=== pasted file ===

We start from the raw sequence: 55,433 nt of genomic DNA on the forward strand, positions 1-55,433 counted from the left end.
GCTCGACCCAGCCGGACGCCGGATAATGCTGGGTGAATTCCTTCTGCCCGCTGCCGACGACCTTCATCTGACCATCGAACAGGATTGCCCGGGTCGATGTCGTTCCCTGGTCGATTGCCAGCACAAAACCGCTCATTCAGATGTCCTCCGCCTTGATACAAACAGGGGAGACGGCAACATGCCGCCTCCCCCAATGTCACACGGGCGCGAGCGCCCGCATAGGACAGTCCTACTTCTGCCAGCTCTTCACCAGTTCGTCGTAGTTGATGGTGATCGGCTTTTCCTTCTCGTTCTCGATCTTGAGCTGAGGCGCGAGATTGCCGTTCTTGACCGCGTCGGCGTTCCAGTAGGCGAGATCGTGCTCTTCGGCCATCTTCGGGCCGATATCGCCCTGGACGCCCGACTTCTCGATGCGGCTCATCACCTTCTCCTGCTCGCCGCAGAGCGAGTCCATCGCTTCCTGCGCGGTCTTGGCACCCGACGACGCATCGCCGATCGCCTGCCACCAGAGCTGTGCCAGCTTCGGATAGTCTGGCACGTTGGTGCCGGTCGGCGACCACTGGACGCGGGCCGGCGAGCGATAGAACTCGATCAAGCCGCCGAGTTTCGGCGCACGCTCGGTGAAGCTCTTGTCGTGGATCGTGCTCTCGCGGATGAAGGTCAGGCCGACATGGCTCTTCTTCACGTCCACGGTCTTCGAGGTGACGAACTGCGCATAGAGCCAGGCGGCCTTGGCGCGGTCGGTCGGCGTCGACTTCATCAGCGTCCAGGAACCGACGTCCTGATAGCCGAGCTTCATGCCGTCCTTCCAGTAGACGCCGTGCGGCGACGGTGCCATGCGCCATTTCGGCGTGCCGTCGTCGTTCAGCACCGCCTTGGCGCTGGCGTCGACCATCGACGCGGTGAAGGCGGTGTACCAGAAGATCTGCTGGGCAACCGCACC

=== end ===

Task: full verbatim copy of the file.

We start from the raw sequence: 55,433 nt of genomic DNA on the forward strand, positions 1-55,433 counted from the left end.
GCTCGACCCAGCCGGACGCCGGATAATGCTGGGTGAATTCCTTCTGCCCGCTGCCGACGACCTTCATCTGACCATCGAACAGGATTGCCCGGGTCGATGTCGTTCCCTGGTCGATTGCCAGCACAAAACCGCTCATTCAGATGTCCTCCGCCTTGATACAAACAGGGGAGACGGCAACATGCCGCCTCCCCCAATGTCACACGGGCGCGAGCGCCCGCATAGGACAGTCCTACTTCTGCCAGCTCTTCACCAGTTCGTCGTAGTTGATGGTGATCGGCTTTTCCTTCTCGTTCTCGATCTTGAGCTGAGGCGCGAGATTGCCGTTCTTGACCGCGTCGGCGTTCCAGTAGGCGAGATCGTGCTCTTCGGCCATCTTCGGGCCGATATCGCCCTGGACGCCCGACTTCTCGATGCGGCTCATCACCTTCTCCTGCTCGCCGCAGAGCGAGTCCATCGCTTCCTGCGCGGTCTTGGCACCCGACGACGCATCGCCGATCGCCTGCCACCAGAGCTGTGCCAGCTTCGGATAGTCTGGCACGTTGGTGCCGGTCGGCGACCACTGGACGCGGGCCGGCGAGCGATAGAACTCGATCAAGCCGCCGAGTTTCGGCGCACGCTCGGTGAAGCTCTTGTCGTGGATCGTGCTCTCGCGGATGAAGGTCAGGCCGACATGGCTCTTCTTCACGTCCACGGTCTTCGAGGTGACGAACTGCGCATAGAGCCAGGCGGCCTTGGCGCGGTCGGTCGGCGTCGACTTCATCAGCGTCCAGGAACCGACGTCCTGATAGCCGAGCTTCATGCCGTCCTTCCAGTAGACGCCGTGCGGCGACGGTGCCATGCGCCATTTCGGCGTGCCGTCGTCGTTCAGCACCGCCTTGGCGCTGGCGTCGACCATCGACGCGGTGAAGGCGGTGTACCAGAAGATCTGCTGGGCAACCGCACC